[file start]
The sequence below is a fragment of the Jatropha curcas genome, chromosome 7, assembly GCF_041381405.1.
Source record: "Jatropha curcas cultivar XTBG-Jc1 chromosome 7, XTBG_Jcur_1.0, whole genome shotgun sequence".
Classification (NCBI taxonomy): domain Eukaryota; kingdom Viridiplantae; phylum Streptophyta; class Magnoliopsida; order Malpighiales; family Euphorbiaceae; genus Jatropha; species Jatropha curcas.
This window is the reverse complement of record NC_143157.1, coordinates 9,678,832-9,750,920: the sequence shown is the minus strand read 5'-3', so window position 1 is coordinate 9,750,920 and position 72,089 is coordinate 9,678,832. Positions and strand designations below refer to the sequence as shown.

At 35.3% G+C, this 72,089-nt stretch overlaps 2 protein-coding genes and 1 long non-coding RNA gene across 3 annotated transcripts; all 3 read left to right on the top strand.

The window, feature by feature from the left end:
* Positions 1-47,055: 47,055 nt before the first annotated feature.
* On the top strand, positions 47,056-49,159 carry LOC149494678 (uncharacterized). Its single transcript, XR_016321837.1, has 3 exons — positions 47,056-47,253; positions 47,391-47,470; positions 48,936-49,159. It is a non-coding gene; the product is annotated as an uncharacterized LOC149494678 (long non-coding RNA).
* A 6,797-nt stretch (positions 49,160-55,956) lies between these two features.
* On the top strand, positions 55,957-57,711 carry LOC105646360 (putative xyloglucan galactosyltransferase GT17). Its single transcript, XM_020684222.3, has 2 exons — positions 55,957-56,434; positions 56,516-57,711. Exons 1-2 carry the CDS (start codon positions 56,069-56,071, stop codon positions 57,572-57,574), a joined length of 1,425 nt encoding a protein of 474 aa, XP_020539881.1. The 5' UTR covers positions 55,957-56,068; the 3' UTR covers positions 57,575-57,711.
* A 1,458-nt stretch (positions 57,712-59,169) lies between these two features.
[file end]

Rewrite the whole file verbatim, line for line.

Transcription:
The sequence below is a fragment of the Jatropha curcas genome, chromosome 7, assembly GCF_041381405.1.
Source record: "Jatropha curcas cultivar XTBG-Jc1 chromosome 7, XTBG_Jcur_1.0, whole genome shotgun sequence".
Classification (NCBI taxonomy): domain Eukaryota; kingdom Viridiplantae; phylum Streptophyta; class Magnoliopsida; order Malpighiales; family Euphorbiaceae; genus Jatropha; species Jatropha curcas.
This window is the reverse complement of record NC_143157.1, coordinates 9,678,832-9,750,920: the sequence shown is the minus strand read 5'-3', so window position 1 is coordinate 9,750,920 and position 72,089 is coordinate 9,678,832. Positions and strand designations below refer to the sequence as shown.

At 35.3% G+C, this 72,089-nt stretch overlaps 2 protein-coding genes and 1 long non-coding RNA gene across 3 annotated transcripts; all 3 read left to right on the top strand.

The window, feature by feature from the left end:
* Positions 1-47,055: 47,055 nt before the first annotated feature.
* On the top strand, positions 47,056-49,159 carry LOC149494678 (uncharacterized). Its single transcript, XR_016321837.1, has 3 exons — positions 47,056-47,253; positions 47,391-47,470; positions 48,936-49,159. It is a non-coding gene; the product is annotated as an uncharacterized LOC149494678 (long non-coding RNA).
* A 6,797-nt stretch (positions 49,160-55,956) lies between these two features.
* On the top strand, positions 55,957-57,711 carry LOC105646360 (putative xyloglucan galactosyltransferase GT17). Its single transcript, XM_020684222.3, has 2 exons — positions 55,957-56,434; positions 56,516-57,711. Exons 1-2 carry the CDS (start codon positions 56,069-56,071, stop codon positions 57,572-57,574), a joined length of 1,425 nt encoding a protein of 474 aa, XP_020539881.1. The 5' UTR covers positions 55,957-56,068; the 3' UTR covers positions 57,575-57,711.
* A 1,458-nt stretch (positions 57,712-59,169) lies between these two features.